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Sugar is a hot topic these days; the new nutrient/food that society loves to hate. Not saying that it is not somewhat justified – as more and more health organizations and professionals are calling for a large reduction of added sugar in the diet – but demonizing one specific food as the root of all problems tends to do more harm than good. (Here me out before you demonize me).

Over the past several decades society has in fact developed a ‘sweet tooth’, but is it because it’s a powerful addictive substance, or are there other factors potentially at play?

Why All the Sugar?

Sugars are often added to processed foods to improve their taste, colour, texture and shelf-life. Sugar comes in many forms: white sugar, brown sugar, molasses, honey, maple syrup and corn sweeteners.

Keep in mind that added sugars are different from natural sugars. Some foods that naturally contain sugar, such as fruit and milk, are an important part of a healthy diet, because they also contain important nutrients.

Excess consumption of added sugar is associated with heart disease, stroke, obesity, diabetes, high blood cholesterol, cancer, and cavities. Whoa – scary, right? We should avoid it at all costs, right? It’s not quite that simple.

Many things in life are dangerous to consume in excess – even water. It is typically the dose that makes the poison. Small amounts of added sugars are not necessarily harmful. Society has changed in the past few decades – we have access to an overabundance of refined carbohydrates and sugars, we are typically busier and more stressed than in the past, and we have less time for physical activity. It is these factors, plus a multitude of others, that have contributed to the rise in lifestyle-related chronic diseases. Not just one specific food that is the cause of it all.

That being said, our lifestyle and environments tend to be overloaded with an abundance of high sugar foods, and thus we tend to consume too much. The Heart and Stroke Foundation of Canada and World Health Organization recommends less than 5% and a maximum of 10% of your daily calories to come from added sugar. The average 2,000 calorie-per-day diet contains 12 teaspoons of added sugars (ideally you would want it to contain no more than 6). One can of pop contains about 10 teaspoons of sugar! Can you see how we have gotten into trouble over the years with overconsuming excess sugar and calories, and thus leading to weight gain?

Sugar – An Addiction?

The evidence is mixed. Most studies on sugar and addiction are in animal models (should be taken with a grain of salt), but even these are mixed. A recent review of the evidence on sugar and addiction found limited evidence for sugar itself being an addiction[i].

The bottom line is – highly palatable (aka tastes really good!) food tends to be an addiction (for some people, depending on a number of factors), not quite so much sugar itself.1, [ii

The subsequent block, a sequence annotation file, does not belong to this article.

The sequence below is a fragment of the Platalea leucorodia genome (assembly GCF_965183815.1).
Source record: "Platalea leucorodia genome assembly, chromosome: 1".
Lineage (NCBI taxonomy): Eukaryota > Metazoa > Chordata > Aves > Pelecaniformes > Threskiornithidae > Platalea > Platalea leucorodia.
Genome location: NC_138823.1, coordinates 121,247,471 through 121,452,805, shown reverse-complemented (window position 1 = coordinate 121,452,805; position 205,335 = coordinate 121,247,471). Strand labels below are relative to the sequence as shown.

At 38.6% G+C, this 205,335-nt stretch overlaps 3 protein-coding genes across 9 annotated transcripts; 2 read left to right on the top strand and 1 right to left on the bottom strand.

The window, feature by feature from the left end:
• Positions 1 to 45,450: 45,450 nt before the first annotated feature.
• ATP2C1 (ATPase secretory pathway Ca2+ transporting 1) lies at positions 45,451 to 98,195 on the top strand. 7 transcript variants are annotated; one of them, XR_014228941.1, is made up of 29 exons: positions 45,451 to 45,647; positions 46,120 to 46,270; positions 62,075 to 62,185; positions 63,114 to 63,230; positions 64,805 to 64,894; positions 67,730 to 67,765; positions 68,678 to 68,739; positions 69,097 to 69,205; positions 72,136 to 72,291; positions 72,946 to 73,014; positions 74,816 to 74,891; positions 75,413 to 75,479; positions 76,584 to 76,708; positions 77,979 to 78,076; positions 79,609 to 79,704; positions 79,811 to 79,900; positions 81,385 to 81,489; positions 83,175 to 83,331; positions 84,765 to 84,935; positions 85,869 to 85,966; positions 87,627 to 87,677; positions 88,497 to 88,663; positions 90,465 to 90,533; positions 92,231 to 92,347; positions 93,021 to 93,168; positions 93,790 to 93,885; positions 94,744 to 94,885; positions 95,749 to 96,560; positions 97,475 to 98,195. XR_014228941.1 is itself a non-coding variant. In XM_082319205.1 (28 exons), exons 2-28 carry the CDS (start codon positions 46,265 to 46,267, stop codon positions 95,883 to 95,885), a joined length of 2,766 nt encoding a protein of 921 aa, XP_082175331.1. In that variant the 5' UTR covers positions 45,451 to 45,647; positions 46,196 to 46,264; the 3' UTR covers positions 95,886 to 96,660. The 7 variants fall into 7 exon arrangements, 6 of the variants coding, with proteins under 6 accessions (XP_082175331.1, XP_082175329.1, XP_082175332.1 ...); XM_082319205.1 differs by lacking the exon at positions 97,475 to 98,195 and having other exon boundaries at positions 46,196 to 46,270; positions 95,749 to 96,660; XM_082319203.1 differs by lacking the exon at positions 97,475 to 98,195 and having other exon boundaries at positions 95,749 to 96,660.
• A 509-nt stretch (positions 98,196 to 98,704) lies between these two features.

Research also shows that deprivation can lead to overconsumption. We all know that when people tend to go on a ‘diet’, they tend to go ‘all or nothing’, and believe they have to completely eliminate foods that they enjoy. This can end up backfiring and lead to binging on the food that you’re giving up (which is commonly sugary foods).

Also, again sugar is highly palatable, which means it can light up the pleasure centers of the brain when consumed (as can other activities, such as playing with puppies). It is only natural that when we’re feeling low for whatever reason – sad, tired, bored, angry, etc., we can tend to turn to highly palatable foods to make us feel better (and again, because they’re easily accessible).

So, we’ve identified that sugary foods are delicious and easy to access, therefore we tend to overeat them. However, so are other types of foods, particularly those high in fat that may not necessarily high in sugar (e.g., deep fried foods such as fries and chips). Again, it is highly palatable food itself that can be an addiction for some.

Check back for part 2 on November 16 to find out actionable tips for cutting sugar cravings.

Felicia Newell
About the Author

Felicia Newell is a Registered Dietitian (RD), Nutritionist, and Health Coach. She is also the owner of Sustain Nutrition, and helps clients from all around the globe fight through the misinformation in the online world, and master their health goals in a way that also allows them to also enjoy life. After many years in practice and through extensive research, Felicia knows that the ‘restrictive dieting’ technique never works long-term, and she takes the realistic approach of the ‘80/20 rule’, as well as working with clients to find the specific strategies that work best for them. You can download her FREE Meal Planning Starter Kit to help get you on your way to crushing your health and wellness goals.

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Download her free meal planning starter kit here: bit.ly/MealPlanStartKit